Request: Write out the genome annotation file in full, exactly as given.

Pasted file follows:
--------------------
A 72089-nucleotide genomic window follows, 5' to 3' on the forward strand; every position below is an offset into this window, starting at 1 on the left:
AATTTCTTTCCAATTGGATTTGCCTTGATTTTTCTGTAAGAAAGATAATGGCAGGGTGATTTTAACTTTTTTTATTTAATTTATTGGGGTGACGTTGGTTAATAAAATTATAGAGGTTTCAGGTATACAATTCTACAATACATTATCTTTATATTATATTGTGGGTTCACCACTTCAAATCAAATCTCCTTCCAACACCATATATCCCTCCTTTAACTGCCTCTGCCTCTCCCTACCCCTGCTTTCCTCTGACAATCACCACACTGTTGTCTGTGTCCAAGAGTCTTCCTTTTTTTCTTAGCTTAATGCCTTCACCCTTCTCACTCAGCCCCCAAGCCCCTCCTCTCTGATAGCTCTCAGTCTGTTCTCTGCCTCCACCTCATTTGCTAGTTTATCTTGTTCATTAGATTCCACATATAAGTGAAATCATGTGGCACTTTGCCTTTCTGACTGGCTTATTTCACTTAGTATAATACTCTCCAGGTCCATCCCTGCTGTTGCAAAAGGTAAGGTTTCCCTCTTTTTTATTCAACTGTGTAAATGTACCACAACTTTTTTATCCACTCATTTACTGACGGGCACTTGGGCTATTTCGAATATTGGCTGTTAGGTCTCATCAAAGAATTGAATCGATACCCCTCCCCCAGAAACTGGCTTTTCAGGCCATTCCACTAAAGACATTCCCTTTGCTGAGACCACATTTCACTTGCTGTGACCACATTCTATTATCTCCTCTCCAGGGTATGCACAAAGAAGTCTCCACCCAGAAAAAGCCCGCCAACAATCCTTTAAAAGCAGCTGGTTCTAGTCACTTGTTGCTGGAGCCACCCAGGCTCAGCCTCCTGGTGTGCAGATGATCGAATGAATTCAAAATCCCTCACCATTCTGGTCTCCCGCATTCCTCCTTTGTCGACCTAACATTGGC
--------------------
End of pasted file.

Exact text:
A 72089-nucleotide genomic window follows, 5' to 3' on the forward strand; every position below is an offset into this window, starting at 1 on the left:
AATTTCTTTCCAATTGGATTTGCCTTGATTTTTCTGTAAGAAAGATAATGGCAGGGTGATTTTAACTTTTTTTATTTAATTTATTGGGGTGACGTTGGTTAATAAAATTATAGAGGTTTCAGGTATACAATTCTACAATACATTATCTTTATATTATATTGTGGGTTCACCACTTCAAATCAAATCTCCTTCCAACACCATATATCCCTCCTTTAACTGCCTCTGCCTCTCCCTACCCCTGCTTTCCTCTGACAATCACCACACTGTTGTCTGTGTCCAAGAGTCTTCCTTTTTTTCTTAGCTTAATGCCTTCACCCTTCTCACTCAGCCCCCAAGCCCCTCCTCTCTGATAGCTCTCAGTCTGTTCTCTGCCTCCACCTCATTTGCTAGTTTATCTTGTTCATTAGATTCCACATATAAGTGAAATCATGTGGCACTTTGCCTTTCTGACTGGCTTATTTCACTTAGTATAATACTCTCCAGGTCCATCCCTGCTGTTGCAAAAGGTAAGGTTTCCCTCTTTTTTATTCAACTGTGTAAATGTACCACAACTTTTTTATCCACTCATTTACTGACGGGCACTTGGGCTATTTCGAATATTGGCTGTTAGGTCTCATCAAAGAATTGAATCGATACCCCTCCCCCAGAAACTGGCTTTTCAGGCCATTCCACTAAAGACATTCCCTTTGCTGAGACCACATTTCACTTGCTGTGACCACATTCTATTATCTCCTCTCCAGGGTATGCACAAAGAAGTCTCCACCCAGAAAAAGCCCGCCAACAATCCTTTAAAAGCAGCTGGTTCTAGTCACTTGTTGCTGGAGCCACCCAGGCTCAGCCTCCTGGTGTGCAGATGATCGAATGAATTCAAAATCCCTCACCATTCTGGTCTCCCGCATTCCTCCTTTGTCGACCTAACATTGGC